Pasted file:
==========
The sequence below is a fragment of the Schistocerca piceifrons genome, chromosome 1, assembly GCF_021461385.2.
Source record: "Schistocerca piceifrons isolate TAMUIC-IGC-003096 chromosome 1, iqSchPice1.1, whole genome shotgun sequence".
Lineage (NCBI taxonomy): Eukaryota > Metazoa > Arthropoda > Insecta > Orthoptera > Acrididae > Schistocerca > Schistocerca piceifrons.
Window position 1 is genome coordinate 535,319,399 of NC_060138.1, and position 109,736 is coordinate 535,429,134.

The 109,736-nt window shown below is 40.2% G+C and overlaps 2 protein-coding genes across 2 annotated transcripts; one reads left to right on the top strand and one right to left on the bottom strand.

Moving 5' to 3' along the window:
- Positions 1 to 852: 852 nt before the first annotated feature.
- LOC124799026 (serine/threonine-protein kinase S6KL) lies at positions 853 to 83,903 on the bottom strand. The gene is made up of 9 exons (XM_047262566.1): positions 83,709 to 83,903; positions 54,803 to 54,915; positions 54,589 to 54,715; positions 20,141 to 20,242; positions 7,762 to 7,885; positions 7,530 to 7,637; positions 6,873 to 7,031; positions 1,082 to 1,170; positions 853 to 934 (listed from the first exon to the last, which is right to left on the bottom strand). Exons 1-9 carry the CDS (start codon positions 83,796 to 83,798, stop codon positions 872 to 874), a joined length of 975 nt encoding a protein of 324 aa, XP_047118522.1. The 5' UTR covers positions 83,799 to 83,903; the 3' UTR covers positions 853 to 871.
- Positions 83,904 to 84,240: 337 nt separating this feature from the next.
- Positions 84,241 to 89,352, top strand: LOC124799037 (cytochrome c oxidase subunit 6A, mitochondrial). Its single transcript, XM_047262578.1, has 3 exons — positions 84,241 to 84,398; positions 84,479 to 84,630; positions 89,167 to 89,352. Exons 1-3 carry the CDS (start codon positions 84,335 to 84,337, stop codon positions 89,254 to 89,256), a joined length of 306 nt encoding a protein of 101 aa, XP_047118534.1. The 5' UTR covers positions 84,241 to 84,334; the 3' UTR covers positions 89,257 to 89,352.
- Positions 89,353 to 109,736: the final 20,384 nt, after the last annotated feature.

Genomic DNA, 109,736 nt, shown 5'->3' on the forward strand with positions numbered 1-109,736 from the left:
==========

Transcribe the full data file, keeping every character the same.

The sequence below is a fragment of the Schistocerca piceifrons genome, chromosome 1, assembly GCF_021461385.2.
Source record: "Schistocerca piceifrons isolate TAMUIC-IGC-003096 chromosome 1, iqSchPice1.1, whole genome shotgun sequence".
Lineage (NCBI taxonomy): Eukaryota > Metazoa > Arthropoda > Insecta > Orthoptera > Acrididae > Schistocerca > Schistocerca piceifrons.
Window position 1 is genome coordinate 535,319,399 of NC_060138.1, and position 109,736 is coordinate 535,429,134.

The 109,736-nt window shown below is 40.2% G+C and overlaps 2 protein-coding genes across 2 annotated transcripts; one reads left to right on the top strand and one right to left on the bottom strand.

Moving 5' to 3' along the window:
- Positions 1 to 852: 852 nt before the first annotated feature.
- LOC124799026 (serine/threonine-protein kinase S6KL) lies at positions 853 to 83,903 on the bottom strand. The gene is made up of 9 exons (XM_047262566.1): positions 83,709 to 83,903; positions 54,803 to 54,915; positions 54,589 to 54,715; positions 20,141 to 20,242; positions 7,762 to 7,885; positions 7,530 to 7,637; positions 6,873 to 7,031; positions 1,082 to 1,170; positions 853 to 934 (listed from the first exon to the last, which is right to left on the bottom strand). Exons 1-9 carry the CDS (start codon positions 83,796 to 83,798, stop codon positions 872 to 874), a joined length of 975 nt encoding a protein of 324 aa, XP_047118522.1. The 5' UTR covers positions 83,799 to 83,903; the 3' UTR covers positions 853 to 871.
- Positions 83,904 to 84,240: 337 nt separating this feature from the next.
- Positions 84,241 to 89,352, top strand: LOC124799037 (cytochrome c oxidase subunit 6A, mitochondrial). Its single transcript, XM_047262578.1, has 3 exons — positions 84,241 to 84,398; positions 84,479 to 84,630; positions 89,167 to 89,352. Exons 1-3 carry the CDS (start codon positions 84,335 to 84,337, stop codon positions 89,254 to 89,256), a joined length of 306 nt encoding a protein of 101 aa, XP_047118534.1. The 5' UTR covers positions 84,241 to 84,334; the 3' UTR covers positions 89,257 to 89,352.
- Positions 89,353 to 109,736: the final 20,384 nt, after the last annotated feature.

Genomic DNA, 109,736 nt, shown 5'->3' on the forward strand with positions numbered 1-109,736 from the left: